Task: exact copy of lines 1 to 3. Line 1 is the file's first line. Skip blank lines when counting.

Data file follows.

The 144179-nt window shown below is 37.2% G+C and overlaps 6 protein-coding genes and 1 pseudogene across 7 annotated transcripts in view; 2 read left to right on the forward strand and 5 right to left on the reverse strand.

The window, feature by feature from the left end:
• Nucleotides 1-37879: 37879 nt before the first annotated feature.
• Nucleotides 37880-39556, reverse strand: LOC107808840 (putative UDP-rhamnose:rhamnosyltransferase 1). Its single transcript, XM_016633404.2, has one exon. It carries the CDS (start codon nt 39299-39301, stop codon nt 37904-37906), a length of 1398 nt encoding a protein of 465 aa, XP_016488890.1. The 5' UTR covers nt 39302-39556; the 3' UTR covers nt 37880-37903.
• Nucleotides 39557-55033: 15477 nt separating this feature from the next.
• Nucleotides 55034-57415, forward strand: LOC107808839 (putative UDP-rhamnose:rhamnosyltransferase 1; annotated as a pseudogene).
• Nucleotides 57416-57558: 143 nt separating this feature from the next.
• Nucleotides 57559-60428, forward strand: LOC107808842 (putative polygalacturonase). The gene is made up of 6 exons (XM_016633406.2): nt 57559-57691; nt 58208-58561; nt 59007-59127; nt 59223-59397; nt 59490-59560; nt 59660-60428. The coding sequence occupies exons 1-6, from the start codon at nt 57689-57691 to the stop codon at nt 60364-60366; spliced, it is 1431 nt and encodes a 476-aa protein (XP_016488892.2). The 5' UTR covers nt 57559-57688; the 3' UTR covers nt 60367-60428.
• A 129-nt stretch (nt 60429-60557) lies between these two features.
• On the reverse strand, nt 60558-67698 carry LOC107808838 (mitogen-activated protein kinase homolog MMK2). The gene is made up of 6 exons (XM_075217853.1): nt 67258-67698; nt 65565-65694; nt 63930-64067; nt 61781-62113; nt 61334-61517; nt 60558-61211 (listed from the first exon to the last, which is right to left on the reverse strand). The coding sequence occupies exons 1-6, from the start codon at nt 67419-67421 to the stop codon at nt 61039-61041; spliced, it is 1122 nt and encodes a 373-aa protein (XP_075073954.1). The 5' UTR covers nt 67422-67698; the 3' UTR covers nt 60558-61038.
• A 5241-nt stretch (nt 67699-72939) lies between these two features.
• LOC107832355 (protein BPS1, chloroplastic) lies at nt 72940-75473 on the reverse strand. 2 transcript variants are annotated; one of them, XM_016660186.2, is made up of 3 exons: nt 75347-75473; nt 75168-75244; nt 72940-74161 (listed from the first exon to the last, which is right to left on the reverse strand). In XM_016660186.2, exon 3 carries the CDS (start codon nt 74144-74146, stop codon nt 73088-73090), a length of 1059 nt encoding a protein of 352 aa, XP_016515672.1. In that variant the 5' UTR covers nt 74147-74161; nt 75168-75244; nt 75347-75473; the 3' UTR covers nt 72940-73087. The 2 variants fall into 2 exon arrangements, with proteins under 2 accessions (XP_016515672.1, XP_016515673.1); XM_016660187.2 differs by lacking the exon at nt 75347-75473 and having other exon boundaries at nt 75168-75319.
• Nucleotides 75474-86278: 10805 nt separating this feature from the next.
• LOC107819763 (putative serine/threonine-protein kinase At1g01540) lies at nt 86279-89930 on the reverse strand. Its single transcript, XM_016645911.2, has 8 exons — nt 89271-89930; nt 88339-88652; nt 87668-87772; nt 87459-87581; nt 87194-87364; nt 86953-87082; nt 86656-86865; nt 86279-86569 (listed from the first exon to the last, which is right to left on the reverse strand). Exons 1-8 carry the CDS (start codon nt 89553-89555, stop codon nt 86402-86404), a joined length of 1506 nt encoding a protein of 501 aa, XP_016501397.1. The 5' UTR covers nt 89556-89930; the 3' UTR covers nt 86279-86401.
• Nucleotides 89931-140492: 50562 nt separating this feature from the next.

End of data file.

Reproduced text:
The 144179-nt window shown below is 37.2% G+C and overlaps 6 protein-coding genes and 1 pseudogene across 7 annotated transcripts in view; 2 read left to right on the forward strand and 5 right to left on the reverse strand.

The window, feature by feature from the left end:
• Nucleotides 1-37879: 37879 nt before the first annotated feature.